LUSD chief attends UC academy on accountability

Lindsay Unified School District Superintendent, Janet Kliegl joins other administrators at an academy hosted jointly by University of California Educational Research Center and Region VII County Superintendents.

Diversity, lowering student drop-out rates and issues influencing school board members were among the topics addressed when about 20 Central Valley school district superintendents gathered for workshops in Fresno on June 28-29.

"The Superintendent in an Era of Accountability," was organized by the University of California Education Research Center (UCERC) under the guidance of a board of Directors comprised of California County Superintendents Educational service Association (CCSUSA) Region VII County Superintendents.

CCSESA Region VII offers school district superintendents from six counties (Mariposa, Merced, Madera, Kings, Tulare and Fresno) an opportunity to reflect upon statewide education issues that have an impact on the Central Valley.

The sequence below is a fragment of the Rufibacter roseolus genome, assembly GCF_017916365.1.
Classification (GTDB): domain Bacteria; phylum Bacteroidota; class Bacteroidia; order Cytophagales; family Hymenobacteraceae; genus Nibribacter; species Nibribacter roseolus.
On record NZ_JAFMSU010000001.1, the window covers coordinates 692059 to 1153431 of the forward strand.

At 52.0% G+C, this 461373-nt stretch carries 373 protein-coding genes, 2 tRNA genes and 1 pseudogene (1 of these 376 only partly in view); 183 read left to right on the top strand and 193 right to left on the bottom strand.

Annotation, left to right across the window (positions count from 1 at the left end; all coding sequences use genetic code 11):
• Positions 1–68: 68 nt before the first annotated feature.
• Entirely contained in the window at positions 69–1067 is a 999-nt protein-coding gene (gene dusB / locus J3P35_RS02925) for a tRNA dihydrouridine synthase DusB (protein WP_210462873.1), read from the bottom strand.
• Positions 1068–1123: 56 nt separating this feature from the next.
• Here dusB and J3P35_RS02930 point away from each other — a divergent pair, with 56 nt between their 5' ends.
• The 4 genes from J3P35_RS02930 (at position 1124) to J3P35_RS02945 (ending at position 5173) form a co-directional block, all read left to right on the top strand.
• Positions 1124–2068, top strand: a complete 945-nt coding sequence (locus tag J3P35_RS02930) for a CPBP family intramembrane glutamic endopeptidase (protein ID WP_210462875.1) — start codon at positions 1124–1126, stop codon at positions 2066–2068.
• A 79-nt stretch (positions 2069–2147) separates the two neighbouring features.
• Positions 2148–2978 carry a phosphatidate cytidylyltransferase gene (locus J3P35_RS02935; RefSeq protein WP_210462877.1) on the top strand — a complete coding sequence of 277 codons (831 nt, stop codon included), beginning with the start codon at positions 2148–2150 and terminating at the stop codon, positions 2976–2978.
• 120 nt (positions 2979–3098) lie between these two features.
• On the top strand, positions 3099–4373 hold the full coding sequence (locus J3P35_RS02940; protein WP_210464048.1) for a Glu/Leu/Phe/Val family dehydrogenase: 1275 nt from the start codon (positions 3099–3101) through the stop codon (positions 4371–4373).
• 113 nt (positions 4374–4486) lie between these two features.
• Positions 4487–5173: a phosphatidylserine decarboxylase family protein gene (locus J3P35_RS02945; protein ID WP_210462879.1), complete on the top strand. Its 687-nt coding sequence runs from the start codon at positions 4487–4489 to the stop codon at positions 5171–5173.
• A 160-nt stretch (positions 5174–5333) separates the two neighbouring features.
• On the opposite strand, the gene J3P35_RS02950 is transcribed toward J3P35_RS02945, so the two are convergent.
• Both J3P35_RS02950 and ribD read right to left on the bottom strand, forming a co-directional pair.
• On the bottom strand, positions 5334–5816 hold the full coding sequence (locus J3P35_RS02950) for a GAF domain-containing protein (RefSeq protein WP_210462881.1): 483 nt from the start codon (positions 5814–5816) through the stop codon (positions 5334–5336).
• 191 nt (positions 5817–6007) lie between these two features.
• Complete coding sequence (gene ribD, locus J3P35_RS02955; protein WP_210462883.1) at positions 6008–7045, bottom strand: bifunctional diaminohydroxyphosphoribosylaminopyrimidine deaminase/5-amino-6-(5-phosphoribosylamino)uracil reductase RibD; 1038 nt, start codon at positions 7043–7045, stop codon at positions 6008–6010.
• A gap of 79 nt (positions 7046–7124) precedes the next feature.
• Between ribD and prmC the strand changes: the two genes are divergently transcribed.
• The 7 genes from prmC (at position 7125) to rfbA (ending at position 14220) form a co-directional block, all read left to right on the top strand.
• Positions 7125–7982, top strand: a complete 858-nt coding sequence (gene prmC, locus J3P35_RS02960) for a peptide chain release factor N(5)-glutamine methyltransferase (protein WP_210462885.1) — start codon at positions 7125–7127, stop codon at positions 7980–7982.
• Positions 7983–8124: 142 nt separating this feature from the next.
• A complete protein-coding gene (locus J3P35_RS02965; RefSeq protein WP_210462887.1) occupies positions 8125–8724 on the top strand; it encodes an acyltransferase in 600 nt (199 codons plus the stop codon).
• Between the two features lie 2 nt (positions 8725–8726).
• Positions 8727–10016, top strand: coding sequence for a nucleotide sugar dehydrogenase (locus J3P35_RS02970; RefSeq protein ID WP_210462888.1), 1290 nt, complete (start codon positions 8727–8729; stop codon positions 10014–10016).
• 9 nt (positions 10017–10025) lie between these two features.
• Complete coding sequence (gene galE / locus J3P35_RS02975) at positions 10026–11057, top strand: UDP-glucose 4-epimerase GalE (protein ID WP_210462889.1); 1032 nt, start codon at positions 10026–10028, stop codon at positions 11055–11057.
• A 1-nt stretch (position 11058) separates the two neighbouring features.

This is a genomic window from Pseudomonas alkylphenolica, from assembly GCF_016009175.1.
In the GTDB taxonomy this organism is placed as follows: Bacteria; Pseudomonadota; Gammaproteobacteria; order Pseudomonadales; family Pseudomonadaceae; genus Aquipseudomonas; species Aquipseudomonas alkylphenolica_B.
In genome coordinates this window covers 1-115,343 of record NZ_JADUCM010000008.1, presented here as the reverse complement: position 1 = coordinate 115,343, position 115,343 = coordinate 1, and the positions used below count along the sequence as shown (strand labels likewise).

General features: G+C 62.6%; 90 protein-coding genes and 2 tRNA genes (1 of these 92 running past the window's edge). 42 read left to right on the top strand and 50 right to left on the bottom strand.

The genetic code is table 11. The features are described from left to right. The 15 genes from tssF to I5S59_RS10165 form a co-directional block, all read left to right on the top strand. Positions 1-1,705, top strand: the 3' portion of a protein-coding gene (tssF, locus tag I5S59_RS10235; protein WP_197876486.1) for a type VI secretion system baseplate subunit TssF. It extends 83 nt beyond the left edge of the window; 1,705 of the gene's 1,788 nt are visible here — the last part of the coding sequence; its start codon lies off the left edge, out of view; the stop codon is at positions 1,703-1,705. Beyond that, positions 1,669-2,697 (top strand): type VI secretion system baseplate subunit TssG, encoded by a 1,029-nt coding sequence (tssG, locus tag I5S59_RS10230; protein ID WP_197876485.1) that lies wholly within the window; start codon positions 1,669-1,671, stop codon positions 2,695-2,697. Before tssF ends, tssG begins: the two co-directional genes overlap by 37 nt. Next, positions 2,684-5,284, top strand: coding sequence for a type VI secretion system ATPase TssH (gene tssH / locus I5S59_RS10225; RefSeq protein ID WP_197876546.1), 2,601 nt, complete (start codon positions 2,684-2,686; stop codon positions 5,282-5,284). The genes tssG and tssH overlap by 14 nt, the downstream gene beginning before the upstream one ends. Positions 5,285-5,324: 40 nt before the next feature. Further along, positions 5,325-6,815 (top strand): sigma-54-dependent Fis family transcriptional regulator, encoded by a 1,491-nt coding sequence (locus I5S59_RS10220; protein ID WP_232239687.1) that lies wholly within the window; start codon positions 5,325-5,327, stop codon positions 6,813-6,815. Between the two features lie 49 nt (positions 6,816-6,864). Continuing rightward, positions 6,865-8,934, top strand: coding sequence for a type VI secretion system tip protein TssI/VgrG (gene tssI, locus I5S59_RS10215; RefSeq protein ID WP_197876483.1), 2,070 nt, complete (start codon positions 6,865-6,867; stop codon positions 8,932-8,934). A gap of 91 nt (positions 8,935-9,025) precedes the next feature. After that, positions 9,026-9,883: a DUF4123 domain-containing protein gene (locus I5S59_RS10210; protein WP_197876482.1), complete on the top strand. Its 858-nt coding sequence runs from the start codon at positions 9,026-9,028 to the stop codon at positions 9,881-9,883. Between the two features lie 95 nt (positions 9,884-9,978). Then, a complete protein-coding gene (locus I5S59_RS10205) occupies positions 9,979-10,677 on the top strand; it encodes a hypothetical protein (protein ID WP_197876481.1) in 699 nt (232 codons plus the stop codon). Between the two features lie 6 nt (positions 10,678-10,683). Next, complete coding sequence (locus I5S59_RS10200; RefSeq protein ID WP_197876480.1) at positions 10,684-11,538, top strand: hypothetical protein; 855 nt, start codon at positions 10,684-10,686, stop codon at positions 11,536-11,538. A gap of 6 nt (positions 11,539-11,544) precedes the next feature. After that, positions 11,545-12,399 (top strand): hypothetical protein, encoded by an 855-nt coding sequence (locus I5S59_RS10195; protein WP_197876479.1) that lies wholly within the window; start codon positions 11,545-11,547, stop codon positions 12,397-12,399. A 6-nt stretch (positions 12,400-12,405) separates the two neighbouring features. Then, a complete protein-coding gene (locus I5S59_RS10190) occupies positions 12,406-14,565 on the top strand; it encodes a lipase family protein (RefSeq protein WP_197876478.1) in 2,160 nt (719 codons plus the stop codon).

"This academy has offered us a rare opportunity to bring together Central Valley superintendents to discuss pertinent issues and share best practices," said Sally Frazier, Madera County Superintendent of schools and Region VII chair.

Academy sessions included "Leadership and Diversity: Fifty Years After Brown vs the Board of Education," "Issues Influencing School Board Members," "Dropping the Dropout Rate: Aggressively Stopping Students from Leaving School," and a look at the challenges ahead in a session called "The Good the Bad and the Ugly: What Every Superintendent Should Know in 2004."

"This event is also unique because we haven't had this kind of partnership with higher education in the past," said Frazier. "We really appreciate that UC recognized our regional efforts and asked for our assistance in hosting this event."

UCERC, managed by the UC Davis School of Education, provides educational research and expertise to advance knowledge about best practices in educational leadership and to assist district and school administrators to improve academic achievement in the Central Valley.

This academy is a first step in the University of California's efforts to assist educational leaders in the Central Valley.

Start typing and press Enter to search